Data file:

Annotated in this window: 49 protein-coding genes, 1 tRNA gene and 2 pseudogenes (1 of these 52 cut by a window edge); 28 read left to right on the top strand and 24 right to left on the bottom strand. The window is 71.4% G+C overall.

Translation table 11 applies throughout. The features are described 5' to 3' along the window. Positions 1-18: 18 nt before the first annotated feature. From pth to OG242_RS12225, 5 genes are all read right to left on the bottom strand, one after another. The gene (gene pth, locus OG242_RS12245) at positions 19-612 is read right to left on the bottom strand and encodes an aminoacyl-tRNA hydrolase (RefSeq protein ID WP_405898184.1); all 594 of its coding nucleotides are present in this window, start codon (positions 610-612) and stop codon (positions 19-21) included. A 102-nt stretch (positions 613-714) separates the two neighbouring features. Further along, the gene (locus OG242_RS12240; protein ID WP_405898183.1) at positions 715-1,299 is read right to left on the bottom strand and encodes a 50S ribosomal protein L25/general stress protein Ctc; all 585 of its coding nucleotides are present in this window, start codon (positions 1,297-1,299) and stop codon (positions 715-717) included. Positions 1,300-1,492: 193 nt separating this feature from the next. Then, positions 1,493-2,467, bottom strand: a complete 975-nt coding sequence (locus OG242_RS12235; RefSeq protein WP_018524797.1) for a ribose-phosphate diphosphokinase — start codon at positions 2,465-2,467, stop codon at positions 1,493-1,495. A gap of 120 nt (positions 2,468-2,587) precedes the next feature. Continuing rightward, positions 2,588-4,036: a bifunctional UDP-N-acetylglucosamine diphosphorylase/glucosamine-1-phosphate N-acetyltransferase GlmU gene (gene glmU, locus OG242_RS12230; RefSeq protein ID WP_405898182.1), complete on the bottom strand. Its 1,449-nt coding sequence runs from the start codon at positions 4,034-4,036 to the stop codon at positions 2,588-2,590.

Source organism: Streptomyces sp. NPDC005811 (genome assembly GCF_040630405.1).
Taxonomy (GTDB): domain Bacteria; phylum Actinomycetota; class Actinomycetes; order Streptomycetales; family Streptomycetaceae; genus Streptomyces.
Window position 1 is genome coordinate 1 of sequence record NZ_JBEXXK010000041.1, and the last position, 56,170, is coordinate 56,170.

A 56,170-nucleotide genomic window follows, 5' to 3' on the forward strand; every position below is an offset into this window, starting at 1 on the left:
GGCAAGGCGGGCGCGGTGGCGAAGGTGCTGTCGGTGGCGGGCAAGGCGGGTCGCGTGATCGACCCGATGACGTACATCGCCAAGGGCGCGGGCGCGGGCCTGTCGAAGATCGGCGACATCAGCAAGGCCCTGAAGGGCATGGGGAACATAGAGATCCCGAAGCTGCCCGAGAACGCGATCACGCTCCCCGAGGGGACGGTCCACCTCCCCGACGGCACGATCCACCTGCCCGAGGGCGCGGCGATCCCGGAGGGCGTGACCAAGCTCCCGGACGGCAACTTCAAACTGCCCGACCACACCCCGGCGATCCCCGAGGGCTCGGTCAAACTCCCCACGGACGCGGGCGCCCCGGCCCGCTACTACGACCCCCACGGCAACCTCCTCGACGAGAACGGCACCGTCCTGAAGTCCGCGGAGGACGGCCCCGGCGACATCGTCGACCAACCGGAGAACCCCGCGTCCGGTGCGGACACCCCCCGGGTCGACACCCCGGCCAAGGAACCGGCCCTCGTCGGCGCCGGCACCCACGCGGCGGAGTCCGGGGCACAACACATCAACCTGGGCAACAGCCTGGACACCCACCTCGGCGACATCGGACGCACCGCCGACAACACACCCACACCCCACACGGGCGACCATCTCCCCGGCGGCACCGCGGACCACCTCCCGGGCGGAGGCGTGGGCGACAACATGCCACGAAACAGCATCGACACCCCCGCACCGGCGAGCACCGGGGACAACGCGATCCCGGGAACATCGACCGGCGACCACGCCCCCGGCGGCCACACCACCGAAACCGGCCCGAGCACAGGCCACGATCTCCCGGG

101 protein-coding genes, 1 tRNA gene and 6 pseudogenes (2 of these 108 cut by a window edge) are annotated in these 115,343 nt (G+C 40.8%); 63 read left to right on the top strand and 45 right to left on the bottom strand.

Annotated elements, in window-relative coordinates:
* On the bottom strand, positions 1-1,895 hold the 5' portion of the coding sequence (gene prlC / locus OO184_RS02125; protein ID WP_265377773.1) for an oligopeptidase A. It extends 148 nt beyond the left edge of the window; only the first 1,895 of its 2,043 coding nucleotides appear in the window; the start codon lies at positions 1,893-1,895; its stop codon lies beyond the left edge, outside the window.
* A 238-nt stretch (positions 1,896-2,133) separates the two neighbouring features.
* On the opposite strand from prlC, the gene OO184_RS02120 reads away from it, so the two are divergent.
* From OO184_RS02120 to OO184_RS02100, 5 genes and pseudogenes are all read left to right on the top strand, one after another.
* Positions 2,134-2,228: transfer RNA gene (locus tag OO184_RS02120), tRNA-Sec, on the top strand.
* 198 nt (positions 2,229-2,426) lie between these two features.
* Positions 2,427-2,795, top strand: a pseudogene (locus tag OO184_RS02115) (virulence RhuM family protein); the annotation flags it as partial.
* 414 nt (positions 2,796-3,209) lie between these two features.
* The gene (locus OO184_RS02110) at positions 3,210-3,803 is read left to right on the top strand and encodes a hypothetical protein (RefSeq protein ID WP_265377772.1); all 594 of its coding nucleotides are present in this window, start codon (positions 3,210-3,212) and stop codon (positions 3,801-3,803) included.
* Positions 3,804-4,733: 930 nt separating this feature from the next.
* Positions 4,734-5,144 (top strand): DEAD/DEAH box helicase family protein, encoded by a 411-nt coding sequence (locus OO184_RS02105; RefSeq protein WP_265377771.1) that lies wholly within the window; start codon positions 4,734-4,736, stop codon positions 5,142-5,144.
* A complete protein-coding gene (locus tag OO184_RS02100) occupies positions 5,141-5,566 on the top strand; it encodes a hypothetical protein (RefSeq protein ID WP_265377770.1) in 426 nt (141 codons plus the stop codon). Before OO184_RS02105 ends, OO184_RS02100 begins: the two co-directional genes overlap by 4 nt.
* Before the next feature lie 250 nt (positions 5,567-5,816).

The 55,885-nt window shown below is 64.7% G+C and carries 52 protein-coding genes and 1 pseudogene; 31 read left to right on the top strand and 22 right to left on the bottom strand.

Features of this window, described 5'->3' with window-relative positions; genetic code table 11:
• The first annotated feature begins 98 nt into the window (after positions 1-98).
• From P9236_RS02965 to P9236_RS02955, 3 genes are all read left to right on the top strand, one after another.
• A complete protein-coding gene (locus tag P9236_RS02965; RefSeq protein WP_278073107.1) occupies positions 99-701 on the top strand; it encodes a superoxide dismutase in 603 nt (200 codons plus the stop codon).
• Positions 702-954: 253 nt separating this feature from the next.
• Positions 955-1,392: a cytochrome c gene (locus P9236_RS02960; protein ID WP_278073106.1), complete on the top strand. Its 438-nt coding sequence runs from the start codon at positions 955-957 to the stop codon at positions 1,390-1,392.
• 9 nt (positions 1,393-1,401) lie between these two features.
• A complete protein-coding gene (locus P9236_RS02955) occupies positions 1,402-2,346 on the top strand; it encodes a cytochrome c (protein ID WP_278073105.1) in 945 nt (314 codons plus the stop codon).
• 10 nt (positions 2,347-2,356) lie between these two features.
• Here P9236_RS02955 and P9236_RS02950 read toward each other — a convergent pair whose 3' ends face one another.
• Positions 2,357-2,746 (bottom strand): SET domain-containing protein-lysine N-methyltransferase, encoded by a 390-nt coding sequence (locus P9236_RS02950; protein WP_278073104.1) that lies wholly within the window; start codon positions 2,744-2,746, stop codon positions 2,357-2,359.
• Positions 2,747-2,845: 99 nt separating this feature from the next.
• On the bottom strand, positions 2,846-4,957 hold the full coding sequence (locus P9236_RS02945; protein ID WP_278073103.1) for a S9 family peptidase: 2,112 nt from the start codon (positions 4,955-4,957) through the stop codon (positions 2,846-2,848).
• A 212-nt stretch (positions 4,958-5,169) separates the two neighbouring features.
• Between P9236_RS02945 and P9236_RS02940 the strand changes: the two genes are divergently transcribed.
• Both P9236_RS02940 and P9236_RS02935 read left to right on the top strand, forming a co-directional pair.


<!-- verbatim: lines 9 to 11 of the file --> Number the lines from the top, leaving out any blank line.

Annotated elements, in window-relative coordinates:
* On the bottom strand, positions 1-1,895 hold the 5' portion of the coding sequence (gene prlC / locus OO184_RS02125; protein ID WP_265377773.1) for an oligopeptidase A. It extends 148 nt beyond the left edge of the window; only the first 1,895 of its 2,043 coding nucleotides appear in the window; the start codon lies at positions 1,893-1,895; its stop codon lies beyond the left edge, outside the window.
* A 238-nt stretch (positions 1,896-2,133) separates the two neighbouring features.